A case report of Guillain Barré syndrome revealing underlying infective endocarditis due to Cardiobacterium hominis


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Abstract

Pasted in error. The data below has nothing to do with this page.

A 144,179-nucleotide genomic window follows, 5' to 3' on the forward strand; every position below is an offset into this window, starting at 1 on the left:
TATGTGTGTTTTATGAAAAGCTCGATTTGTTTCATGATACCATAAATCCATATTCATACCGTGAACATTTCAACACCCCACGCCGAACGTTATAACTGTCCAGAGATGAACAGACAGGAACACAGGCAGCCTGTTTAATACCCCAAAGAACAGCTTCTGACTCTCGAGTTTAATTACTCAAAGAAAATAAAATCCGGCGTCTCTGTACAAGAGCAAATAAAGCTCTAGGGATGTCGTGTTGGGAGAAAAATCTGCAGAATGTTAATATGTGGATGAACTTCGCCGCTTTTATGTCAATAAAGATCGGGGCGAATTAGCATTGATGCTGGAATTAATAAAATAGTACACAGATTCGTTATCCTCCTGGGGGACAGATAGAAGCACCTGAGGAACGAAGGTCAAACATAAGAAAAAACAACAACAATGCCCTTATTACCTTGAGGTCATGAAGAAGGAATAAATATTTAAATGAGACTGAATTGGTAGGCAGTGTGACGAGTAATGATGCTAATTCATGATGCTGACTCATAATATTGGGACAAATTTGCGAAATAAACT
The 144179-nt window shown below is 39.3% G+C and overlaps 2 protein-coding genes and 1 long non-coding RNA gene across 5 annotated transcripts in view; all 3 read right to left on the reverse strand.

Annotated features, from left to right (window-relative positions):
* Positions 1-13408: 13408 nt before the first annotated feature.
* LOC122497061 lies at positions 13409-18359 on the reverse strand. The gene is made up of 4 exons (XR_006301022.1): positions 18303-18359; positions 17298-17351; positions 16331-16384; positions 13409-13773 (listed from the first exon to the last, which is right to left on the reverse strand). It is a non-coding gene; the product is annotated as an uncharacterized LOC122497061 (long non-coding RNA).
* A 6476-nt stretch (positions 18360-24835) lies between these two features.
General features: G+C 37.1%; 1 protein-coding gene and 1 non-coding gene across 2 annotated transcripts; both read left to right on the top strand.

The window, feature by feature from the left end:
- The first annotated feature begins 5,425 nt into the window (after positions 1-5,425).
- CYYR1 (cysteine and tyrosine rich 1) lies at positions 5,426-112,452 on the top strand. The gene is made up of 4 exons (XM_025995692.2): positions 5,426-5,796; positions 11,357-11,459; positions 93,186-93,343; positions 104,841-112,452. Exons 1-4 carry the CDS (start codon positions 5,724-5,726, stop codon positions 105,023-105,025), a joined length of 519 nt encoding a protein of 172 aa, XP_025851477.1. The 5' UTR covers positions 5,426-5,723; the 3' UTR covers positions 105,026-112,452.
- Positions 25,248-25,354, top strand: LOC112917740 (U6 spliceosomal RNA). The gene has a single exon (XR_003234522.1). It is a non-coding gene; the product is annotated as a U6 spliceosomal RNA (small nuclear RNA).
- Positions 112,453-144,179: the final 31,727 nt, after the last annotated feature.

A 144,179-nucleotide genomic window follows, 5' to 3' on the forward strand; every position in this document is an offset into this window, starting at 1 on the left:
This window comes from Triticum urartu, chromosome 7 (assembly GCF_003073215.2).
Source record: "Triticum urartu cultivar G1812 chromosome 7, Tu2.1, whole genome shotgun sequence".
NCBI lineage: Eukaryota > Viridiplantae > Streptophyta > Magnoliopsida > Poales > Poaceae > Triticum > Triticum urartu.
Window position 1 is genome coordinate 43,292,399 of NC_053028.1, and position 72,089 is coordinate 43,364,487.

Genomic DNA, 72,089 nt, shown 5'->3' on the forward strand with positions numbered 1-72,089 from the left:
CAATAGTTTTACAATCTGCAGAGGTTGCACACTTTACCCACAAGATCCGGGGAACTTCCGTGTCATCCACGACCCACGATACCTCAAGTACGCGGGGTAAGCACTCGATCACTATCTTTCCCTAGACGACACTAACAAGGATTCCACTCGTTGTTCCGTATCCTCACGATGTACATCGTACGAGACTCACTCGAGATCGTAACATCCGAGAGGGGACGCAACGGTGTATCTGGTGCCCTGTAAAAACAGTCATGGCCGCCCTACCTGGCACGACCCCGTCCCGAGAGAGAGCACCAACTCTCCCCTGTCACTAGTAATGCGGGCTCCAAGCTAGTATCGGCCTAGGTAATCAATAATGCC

Rationale:Guillain-Barré syndrome (GBS) is an acute inflammatory polyradiculoneuropathy presumed to result from an infection-triggered autoimmune reaction.Patient concerns:This paper describes a 53-year-old man admitted to hospital for deterioration of his general condition.Diagnosis:He developed GBS, confirmed by lumbar puncture and electromyogram, which recovered after intravenous immunoglobulins. A grade 2 aortic regurgitation was detected by transthoracic echocardiography upon diagnosis of GBS, but in the absence of fever, no further investigations were conducted. A few weeks later, the patient presented with fever and infective endocarditis (IE) was diagnosed after the identification of vegetation on the aortic valve with transesophageal echocardiography. The etiologic agent was identified as Cardiobacterium hominis based on 3 positive blood cultures and DNA detection in valvular material.Interventions:IE was cured with a 6-week course of antibiotics and aortic valve replacement.Outcomes:The patient completely recovered from Guillain-Baré syndrome and IE.Lessons:This case of GBS associated with C hominis endocarditis, emphasizes the importance of blood cultures and transesophageal echocardiography for the detection of IE and highlights the insidious nature of C hominis endocarditis which is often diagnosed late.

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